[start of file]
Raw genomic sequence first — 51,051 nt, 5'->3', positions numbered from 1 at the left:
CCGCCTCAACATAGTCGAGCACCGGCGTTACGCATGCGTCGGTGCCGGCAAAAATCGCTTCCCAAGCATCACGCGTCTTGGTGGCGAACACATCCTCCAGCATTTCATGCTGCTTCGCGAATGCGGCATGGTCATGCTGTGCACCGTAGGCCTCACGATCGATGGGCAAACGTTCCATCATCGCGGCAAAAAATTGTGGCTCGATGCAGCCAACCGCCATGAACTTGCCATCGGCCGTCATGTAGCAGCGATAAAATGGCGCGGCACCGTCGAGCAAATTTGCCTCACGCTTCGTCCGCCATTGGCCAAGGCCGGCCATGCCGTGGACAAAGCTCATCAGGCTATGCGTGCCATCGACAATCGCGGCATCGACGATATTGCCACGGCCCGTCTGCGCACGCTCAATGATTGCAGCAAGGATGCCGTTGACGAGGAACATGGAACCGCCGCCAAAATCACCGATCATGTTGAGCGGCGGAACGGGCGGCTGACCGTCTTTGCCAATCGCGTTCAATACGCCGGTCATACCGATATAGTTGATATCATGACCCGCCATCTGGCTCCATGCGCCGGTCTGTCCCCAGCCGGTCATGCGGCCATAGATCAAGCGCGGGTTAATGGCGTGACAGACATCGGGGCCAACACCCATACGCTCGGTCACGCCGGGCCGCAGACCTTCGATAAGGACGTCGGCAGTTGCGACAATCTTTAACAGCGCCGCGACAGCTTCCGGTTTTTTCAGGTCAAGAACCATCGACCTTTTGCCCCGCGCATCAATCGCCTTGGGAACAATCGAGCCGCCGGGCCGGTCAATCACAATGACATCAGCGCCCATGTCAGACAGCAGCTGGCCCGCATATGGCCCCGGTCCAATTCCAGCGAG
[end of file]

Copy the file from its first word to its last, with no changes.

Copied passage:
Raw genomic sequence first — 51,051 nt, 5'->3', positions numbered from 1 at the left:
CCGCCTCAACATAGTCGAGCACCGGCGTTACGCATGCGTCGGTGCCGGCAAAAATCGCTTCCCAAGCATCACGCGTCTTGGTGGCGAACACATCCTCCAGCATTTCATGCTGCTTCGCGAATGCGGCATGGTCATGCTGTGCACCGTAGGCCTCACGATCGATGGGCAAACGTTCCATCATCGCGGCAAAAAATTGTGGCTCGATGCAGCCAACCGCCATGAACTTGCCATCGGCCGTCATGTAGCAGCGATAAAATGGCGCGGCACCGTCGAGCAAATTTGCCTCACGCTTCGTCCGCCATTGGCCAAGGCCGGCCATGCCGTGGACAAAGCTCATCAGGCTATGCGTGCCATCGACAATCGCGGCATCGACGATATTGCCACGGCCCGTCTGCGCACGCTCAATGATTGCAGCAAGGATGCCGTTGACGAGGAACATGGAACCGCCGCCAAAATCACCGATCATGTTGAGCGGCGGAACGGGCGGCTGACCGTCTTTGCCAATCGCGTTCAATACGCCGGTCATACCGATATAGTTGATATCATGACCCGCCATCTGGCTCCATGCGCCGGTCTGTCCCCAGCCGGTCATGCGGCCATAGATCAAGCGCGGGTTAATGGCGTGACAGACATCGGGGCCAACACCCATACGCTCGGTCACGCCGGGCCGCAGACCTTCGATAAGGACGTCGGCAGTTGCGACAATCTTTAACAGCGCCGCGACAGCTTCCGGTTTTTTCAGGTCAAGAACCATCGACCTTTTGCCCCGCGCATCAATCGCCTTGGGAACAATCGAGCCGCCGGGCCGGTCAATCACAATGACATCAGCGCCCATGTCAGACAGCAGCTGGCCCGCATATGGCCCCGGTCCAATTCCAGCGAG